What are opera companies doing to lay foundations for the next generation of singers, players and future audiences? In Glasgow, the answer has been to take a professional approach, raising the stakes, allowing promising youngsters to perform alongside singers, learning as they go from experienced vocal coaches and directors. Not only does Scottish Opera commission a brand new work, but throws in a masterclass with Nicky Spence along the way.   How amazing is that?

Andrew McTaggart (Dr Caligari) © Tim Morozzo
Andrew McTaggart (Dr Caligari)
© Tim Morozzo

Mainstream Scottish Opera productions are only part of what the company gets up to. Scottish Opera was one of the first companies to set up an education department and it has been going into schools round Scotland, involving pupils in community opera productions for many years. Since 2009, Scottish Opera has been working with 14 to 21 year old singers in Scottish Opera Connect Chorus and players in the Connect Orchestra performing a show alongside professional singers every year. Three stage management trainees have joined them as Connect Company. This year, it commissioned a new opera from composer Karen MacIver and librettist Allan Dunn written specially for this group. The Cabinet of Doctor Caligari is a deeply chilling horror story set in the year of Queen Victoria’s death.  

Taking the 1920s silent horror film Das Cabinet des Dr Caligari as source material, but relocating to Glasgow Green and the Gartloch Asylum, the opera tells the story of a Dr Gallagher who tours the fairs using his somnambulist Cesare to facilitate his murderous habit. When a Dr Gallagher sets up his stall amongst the jugglers, hawkers and showmen, he reveals a hypnotised man who can tell the future, so when Ellen is told she will die (and she does), her friend Jane decides to investigate with her boyfriend Francis. A visit from the terrifying Cesare unhinges Jane, so a Dr Caligari at Gartloch Asylum is recommended as someone who might help. At the asylum Gallagher and Caligari are exposed as the same man, Cesare being a long term patient involved in a hellish experiment.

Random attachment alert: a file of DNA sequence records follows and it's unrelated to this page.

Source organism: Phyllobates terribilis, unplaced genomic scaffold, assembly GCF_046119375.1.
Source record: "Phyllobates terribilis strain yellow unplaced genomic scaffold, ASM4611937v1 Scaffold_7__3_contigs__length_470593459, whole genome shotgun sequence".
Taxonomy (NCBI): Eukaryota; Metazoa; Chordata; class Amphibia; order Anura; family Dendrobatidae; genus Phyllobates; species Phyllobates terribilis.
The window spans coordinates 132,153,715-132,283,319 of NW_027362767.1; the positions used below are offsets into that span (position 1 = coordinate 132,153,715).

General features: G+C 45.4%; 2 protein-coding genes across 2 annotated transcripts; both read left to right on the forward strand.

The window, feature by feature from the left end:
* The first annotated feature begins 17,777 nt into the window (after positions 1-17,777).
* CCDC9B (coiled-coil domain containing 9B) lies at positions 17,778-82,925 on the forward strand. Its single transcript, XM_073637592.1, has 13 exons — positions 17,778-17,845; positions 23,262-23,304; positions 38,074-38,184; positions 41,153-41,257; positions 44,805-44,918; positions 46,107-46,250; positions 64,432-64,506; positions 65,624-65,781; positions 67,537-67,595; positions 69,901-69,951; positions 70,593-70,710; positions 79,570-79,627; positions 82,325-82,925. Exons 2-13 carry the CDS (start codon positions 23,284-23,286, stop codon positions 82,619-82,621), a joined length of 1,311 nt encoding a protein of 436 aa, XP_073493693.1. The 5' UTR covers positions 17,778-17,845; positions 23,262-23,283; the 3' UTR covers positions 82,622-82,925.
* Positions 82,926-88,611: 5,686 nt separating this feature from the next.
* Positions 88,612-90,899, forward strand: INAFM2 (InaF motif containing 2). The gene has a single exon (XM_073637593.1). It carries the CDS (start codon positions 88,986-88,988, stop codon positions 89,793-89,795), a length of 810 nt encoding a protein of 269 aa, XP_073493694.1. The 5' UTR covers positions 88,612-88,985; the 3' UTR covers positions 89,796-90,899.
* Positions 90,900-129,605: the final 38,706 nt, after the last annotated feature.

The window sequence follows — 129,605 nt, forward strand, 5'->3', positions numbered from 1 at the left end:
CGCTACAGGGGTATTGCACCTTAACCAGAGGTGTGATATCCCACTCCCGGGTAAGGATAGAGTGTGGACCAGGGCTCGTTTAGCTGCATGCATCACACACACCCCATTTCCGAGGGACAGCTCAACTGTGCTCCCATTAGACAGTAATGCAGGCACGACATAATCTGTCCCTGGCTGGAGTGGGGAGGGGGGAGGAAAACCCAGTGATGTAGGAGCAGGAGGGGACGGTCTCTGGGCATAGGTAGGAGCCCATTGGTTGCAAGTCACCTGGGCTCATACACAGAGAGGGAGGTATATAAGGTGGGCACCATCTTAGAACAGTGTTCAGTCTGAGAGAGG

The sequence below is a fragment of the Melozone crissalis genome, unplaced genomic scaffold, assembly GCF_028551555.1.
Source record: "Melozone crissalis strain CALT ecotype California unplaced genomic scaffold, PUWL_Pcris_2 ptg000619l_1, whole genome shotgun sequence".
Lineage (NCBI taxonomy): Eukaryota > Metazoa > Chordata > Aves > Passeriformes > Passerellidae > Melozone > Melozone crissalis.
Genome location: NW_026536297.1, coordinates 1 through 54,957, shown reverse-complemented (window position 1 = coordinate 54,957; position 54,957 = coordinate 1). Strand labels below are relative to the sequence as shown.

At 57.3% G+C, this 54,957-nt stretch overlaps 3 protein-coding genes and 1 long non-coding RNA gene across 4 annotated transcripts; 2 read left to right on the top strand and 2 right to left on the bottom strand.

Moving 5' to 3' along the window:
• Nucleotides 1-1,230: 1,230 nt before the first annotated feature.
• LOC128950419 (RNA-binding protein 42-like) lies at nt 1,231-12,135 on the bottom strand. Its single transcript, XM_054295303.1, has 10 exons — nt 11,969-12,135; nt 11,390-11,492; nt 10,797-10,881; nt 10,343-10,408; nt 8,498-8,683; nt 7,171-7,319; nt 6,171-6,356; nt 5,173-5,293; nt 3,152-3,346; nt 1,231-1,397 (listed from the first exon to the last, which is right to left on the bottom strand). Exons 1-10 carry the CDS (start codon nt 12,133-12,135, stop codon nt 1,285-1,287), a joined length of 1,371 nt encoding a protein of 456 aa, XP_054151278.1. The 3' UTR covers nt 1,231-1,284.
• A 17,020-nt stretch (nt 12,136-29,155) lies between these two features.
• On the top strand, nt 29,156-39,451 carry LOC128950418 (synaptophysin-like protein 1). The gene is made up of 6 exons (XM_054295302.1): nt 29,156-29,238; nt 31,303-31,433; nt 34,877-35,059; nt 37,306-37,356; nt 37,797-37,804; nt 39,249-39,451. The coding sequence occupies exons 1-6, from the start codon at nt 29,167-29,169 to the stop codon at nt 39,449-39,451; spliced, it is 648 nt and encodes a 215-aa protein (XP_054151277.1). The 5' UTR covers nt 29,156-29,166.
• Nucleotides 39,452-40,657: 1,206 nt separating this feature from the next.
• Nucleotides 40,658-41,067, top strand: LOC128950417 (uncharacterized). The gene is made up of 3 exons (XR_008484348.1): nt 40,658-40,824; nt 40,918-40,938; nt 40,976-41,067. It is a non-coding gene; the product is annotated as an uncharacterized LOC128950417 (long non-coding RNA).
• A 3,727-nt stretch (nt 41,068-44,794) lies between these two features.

Set in the round with a barefoot orchestra of 35 in Victorian asylum whites on stage, the audience members were arranged on two sides of the action. Simple designs from Lisa Sangster and Kate Bonney’s cunning lighting transformed the hall’s main floor from a busy marketplace to an asylum full of flinching unfortunates. The 28-strong Connect Chorus sang with gusto as Calagari’s tortured souls, Glasgow Green traders and fairgoers, and a female semi-chorus round ailing Jane’s bedside. Nine small part soloists emerged from the Chorus with some promising voices appearing. In the main parts, soprano Sarah Power was a distraught Jane, unable to comprehend her situation, with tenor Glen Cunningham her anxious boyfriend. Countertenor Daniel Keating Roberts with his ethereal voice did a chilling line of otherworldly stares, and Andrew McTaggart ‘s robust baritone made a very disturbing baddie.

Daniel Keating (Cesare) and Andrew McTaggart (Dr Caligari © Tom Morozzo
Daniel Keating (Cesare) and Andrew McTaggart (Dr Caligari
© Tom Morozzo

The singers were rehearsed by Head of Singing Laura McIntosh and the show was conducted by Chris Gray, getting the very best out of his players and performers with clear cues. Although there are shortcomings from opera in the round, particularly trying to catch the words of a character pointing away from you, it was more than made up for by the sheer energy and exuberance from everyone.

The players tackled a difficult and intricate score brilliantly, with the music ranging from repetitive tension building loops to a crazy oom-pah-gone-wrong, with more lyrical episodes for the bedside scene, and a lovely aria for Francis. It was packed with musical energy and tailor-made for the forces with plenty of chorus singing and movement, a couple of handfuls of small parts and four main characters for the professional singers. The percussion was kept very busy, with unusual eerie bowed cymbals and even a typewriter. Placing the orchestra above the players did bring the occasional problem of balance, and at times there was so much going on at once, it was a challenge to keep tabs on everything, but that was probably the point.

It is Scottish Opera’s insistence on professional resources which repays this project in spades. This was a really special performance, bringing youngsters together to put on a show delivered with a consummate professionalism and thrilling infectious commitment. At the curtain call of Scottish Opera’s Rusalka the previous evening, the man beside me was cheering with loud bravos, but this performance was every bit as deserving. Congratulations to the 60 singers and players who brought off a challenging new work with such vitality and to Scottish Opera for the Connect project. Bravo!